When students return to Mt. San Jacinto College in August, they will notice a new police presence on campus, including police officers in uniform and black and white squad cars, all calculated to create a safer campus environment. Although campus crime has not been a serious problem, the College has grown and developed over the years,” said Richard J. Giese, MSJC president, “and we need to ensure a safe environment for our students. We are one of the last colleges of this size to implement a police department.”
Until now, the college employed security personnel, who had no real authority, could not issue citations for parking or traffic violations and did not carry weapons. If there was a problem on campus, the security people called the local police department for assistance.
The new MSJC police will be in uniform, drive patrol cars, and have the same authority as city or state police. They will issue warnings or tickets for parking or traffic violations, which will carry standard fines and will be enforced by the state court system.
“This is a major cultural change for the college,” said Tunson (pronounced Too-Sawn). The MSJC police will enforce parking and traffic rules and criminal code violations, which is new and will require a transition period. “A parking ticket violator will be permitted an appeal process to review the infraction. Moving violations for speeding or failure to obey a stop sign will be adjudicated by the state court, just as any other ticket issued by police,” Tunson said.
Tunson, who was hired on April 15, has been setting up the department and hiring staff, including Kevin Segawa of San Diego, who began his job as a police officer in June. A second police officer will be hired in July, enabling full time police coverage at both the San Jacinto and Menifee campuses of MSJC.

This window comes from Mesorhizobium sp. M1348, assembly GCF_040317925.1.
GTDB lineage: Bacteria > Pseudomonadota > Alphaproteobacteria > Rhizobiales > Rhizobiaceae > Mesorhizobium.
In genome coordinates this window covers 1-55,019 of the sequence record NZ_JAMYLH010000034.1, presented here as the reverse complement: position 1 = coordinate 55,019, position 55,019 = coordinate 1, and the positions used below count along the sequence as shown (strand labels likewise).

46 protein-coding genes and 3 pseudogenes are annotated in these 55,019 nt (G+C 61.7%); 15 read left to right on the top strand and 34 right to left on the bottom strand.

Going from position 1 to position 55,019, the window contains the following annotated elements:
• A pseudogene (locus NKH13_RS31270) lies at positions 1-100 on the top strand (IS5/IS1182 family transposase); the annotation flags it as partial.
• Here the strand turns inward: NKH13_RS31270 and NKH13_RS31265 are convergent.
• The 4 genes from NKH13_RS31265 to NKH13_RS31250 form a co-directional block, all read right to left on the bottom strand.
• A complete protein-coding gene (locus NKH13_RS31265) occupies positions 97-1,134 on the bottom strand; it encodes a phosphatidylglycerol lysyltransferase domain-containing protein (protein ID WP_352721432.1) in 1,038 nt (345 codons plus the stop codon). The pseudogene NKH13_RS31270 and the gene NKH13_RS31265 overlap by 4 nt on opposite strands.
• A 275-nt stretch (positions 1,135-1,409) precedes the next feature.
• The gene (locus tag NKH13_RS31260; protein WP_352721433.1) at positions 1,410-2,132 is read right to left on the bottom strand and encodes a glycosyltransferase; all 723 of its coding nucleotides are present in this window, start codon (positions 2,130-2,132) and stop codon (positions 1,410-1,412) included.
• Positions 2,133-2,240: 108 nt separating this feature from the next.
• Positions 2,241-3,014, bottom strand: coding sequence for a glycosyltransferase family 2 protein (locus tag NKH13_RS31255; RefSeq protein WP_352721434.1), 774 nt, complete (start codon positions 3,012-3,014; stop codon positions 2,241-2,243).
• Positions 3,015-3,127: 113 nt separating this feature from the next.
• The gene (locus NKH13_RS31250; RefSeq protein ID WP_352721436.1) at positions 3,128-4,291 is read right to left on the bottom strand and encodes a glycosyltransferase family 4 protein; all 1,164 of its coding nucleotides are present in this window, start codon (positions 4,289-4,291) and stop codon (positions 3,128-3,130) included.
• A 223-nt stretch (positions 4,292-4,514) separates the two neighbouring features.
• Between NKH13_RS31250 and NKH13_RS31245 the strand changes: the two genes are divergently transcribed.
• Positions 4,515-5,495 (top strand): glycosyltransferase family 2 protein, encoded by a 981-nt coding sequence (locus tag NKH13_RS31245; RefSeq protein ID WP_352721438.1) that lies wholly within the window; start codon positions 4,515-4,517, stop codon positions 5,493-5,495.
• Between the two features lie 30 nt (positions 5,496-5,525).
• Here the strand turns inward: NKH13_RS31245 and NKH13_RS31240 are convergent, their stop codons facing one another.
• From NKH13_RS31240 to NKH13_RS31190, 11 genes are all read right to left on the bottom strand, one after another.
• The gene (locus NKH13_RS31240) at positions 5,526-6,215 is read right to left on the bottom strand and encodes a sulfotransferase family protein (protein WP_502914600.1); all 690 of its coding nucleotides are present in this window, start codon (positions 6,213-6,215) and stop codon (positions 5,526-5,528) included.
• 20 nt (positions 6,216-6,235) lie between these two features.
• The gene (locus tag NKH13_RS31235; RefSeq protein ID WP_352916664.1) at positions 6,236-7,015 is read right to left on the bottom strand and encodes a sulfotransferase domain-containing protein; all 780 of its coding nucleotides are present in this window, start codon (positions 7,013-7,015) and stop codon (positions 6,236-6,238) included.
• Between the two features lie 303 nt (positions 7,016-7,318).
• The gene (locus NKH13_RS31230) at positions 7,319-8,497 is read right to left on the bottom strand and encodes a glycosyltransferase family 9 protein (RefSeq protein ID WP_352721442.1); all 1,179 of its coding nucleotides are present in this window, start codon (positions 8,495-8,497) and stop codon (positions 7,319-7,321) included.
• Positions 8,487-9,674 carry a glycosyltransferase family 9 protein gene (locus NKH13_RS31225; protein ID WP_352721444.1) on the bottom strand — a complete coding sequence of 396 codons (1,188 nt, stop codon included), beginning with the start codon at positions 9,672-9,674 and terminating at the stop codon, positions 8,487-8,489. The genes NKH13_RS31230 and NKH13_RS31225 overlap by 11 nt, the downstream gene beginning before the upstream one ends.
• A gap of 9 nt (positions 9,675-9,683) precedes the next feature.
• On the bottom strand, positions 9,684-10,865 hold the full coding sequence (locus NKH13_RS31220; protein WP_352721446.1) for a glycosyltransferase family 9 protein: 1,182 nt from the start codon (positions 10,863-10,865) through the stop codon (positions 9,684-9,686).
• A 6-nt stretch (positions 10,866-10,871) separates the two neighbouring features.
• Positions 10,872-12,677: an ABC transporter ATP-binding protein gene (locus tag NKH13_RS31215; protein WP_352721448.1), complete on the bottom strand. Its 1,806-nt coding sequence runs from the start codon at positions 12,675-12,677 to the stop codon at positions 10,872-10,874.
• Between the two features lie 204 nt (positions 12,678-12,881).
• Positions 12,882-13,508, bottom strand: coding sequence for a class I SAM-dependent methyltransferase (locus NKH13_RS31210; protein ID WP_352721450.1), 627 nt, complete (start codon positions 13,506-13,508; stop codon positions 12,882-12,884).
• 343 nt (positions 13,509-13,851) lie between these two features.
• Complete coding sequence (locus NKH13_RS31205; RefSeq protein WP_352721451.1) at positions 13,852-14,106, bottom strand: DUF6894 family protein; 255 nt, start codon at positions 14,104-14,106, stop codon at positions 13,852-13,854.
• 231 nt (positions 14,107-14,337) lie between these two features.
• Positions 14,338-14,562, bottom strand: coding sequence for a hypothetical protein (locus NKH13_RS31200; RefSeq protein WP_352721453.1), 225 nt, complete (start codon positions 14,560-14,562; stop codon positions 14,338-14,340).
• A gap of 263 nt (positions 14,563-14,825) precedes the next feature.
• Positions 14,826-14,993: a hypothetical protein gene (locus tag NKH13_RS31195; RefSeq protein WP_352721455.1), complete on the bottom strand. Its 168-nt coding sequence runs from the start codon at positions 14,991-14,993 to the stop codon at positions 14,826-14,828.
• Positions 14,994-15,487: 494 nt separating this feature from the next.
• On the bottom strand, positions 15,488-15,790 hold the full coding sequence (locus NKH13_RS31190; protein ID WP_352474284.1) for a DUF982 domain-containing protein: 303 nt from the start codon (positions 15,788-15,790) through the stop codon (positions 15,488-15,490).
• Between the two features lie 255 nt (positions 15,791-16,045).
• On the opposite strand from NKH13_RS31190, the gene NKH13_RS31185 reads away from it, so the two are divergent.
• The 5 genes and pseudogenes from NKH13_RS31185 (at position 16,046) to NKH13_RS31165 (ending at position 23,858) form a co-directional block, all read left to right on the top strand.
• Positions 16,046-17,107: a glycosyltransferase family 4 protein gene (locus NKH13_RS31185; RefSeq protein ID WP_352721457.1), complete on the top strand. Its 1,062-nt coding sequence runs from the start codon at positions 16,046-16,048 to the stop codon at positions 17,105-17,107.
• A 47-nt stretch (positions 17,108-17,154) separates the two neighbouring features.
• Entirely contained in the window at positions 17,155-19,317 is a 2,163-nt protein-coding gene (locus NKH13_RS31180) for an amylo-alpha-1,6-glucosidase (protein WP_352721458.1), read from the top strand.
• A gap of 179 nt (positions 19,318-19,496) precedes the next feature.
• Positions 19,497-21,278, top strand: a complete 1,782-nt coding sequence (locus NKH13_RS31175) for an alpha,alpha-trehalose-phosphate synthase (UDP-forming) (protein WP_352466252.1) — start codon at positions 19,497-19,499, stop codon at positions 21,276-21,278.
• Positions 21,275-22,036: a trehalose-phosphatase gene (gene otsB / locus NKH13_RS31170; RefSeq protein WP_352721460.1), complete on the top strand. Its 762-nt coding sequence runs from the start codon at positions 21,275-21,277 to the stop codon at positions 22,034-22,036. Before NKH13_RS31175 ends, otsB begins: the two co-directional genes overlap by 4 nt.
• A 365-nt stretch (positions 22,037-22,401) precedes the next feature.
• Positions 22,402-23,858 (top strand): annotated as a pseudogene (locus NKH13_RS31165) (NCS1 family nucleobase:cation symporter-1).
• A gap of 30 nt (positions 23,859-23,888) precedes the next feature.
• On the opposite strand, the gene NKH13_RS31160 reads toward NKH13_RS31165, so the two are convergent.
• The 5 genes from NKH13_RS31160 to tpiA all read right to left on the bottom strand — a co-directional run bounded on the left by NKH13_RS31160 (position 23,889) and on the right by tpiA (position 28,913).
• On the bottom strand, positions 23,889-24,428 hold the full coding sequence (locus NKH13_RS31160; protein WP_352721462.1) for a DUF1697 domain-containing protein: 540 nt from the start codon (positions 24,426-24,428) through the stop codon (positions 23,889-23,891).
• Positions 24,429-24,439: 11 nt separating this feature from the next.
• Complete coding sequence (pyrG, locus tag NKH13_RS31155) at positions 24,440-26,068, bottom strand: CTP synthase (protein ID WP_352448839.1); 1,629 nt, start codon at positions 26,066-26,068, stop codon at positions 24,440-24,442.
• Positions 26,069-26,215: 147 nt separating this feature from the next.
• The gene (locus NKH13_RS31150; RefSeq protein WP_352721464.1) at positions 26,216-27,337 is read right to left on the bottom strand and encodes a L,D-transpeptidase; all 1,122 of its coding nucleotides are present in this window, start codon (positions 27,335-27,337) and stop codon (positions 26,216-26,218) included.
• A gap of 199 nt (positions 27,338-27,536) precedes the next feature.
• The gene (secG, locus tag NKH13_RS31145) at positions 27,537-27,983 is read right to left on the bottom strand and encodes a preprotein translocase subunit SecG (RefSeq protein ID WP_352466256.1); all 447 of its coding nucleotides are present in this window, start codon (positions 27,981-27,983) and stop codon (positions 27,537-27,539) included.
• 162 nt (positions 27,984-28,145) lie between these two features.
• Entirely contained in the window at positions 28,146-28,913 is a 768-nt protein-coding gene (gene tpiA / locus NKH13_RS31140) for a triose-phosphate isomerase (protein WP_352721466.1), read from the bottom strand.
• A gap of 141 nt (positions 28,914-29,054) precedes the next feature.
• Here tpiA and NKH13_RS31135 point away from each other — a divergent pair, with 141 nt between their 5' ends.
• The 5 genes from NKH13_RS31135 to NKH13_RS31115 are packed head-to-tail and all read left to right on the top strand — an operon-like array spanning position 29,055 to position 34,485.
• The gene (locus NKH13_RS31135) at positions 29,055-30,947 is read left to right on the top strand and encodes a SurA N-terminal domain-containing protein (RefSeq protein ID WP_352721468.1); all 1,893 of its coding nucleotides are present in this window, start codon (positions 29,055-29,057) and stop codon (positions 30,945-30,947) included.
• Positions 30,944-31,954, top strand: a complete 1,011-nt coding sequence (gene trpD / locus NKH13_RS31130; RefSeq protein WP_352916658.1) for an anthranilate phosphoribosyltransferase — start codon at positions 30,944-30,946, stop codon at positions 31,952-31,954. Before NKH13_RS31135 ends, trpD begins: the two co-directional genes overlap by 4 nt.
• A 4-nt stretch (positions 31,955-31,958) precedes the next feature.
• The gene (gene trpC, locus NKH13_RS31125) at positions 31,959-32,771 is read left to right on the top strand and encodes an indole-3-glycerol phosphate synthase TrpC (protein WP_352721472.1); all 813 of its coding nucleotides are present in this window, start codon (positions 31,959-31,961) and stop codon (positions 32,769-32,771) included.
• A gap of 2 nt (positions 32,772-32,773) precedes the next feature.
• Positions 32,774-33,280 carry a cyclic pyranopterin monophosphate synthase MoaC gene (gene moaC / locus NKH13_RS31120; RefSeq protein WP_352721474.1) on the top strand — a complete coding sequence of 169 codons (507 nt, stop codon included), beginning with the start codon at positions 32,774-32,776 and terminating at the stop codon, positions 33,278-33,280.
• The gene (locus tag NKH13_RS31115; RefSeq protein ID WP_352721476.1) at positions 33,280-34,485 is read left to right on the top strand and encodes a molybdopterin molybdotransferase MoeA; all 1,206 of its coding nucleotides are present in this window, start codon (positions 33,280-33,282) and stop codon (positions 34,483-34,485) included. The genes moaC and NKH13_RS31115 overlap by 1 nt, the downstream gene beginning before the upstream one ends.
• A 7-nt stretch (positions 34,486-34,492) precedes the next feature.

The MSJC Police department is paid for in part by a $150,000 federal grant, which will cover partial salaries of the two police officers for three years. To qualify for the grant, the MSJC police department had to meet the requirements of the California Commission on Peace Officer Standards and Training (POST), which is the same agency that certifies municipal police officers and sheriff’s deputies.
A native of Southern California, Tunson, grew up in the South Central area of Los Angeles and decided to become a police officer at age 15 after the devastating riots in 1965. “I know I wanted to be part of the solution” (to the problem), he said.
He studied administration of justice at Santa Ana Community College, and worked as a security officer on that campus. He transferred to National University in San Diego and earned a Bachelor’s degree, followed by a doctorate degree in law from Pacific West School of Law in 1995.
With his active professional life, Tunson says he is known by three different titles: Police Chief, Professor and Lt. Colonel. In addition to being the Police Chief at MSJC, he is a part-time instructor of criminal justice at the University of Phoenix. He is a Lt. Colonel in the U.S. Army Reserves and his present assignment is the Assistant Emergency Preparedness Liaison Officer for the 5th U.S. Army’s Homeland Security section, and is responsible for 11 Southern California counties.
With more than 26 years of police work to his credit, Tunson has served as Interim Chief of Police for the South Gate Police Department in Los Angeles County, Police Chief for the Calexico Police Department, and Police Chief in Coachella. He served in the U.S. Army for five years as the Provost Marshal (military chief of police) at Los Alamitos, CA and Ft. Bliss, Texas.
He has been active in a number of professional associations, including the International Association of Chiefs of Police, California Chiefs of Police Association, and the Fraternal Order of Police.
Tunson lives in Murrieta with his wife, LaRae, who is the Director of Admissions for the University of California, Riverside. He is the father of two adult daughters.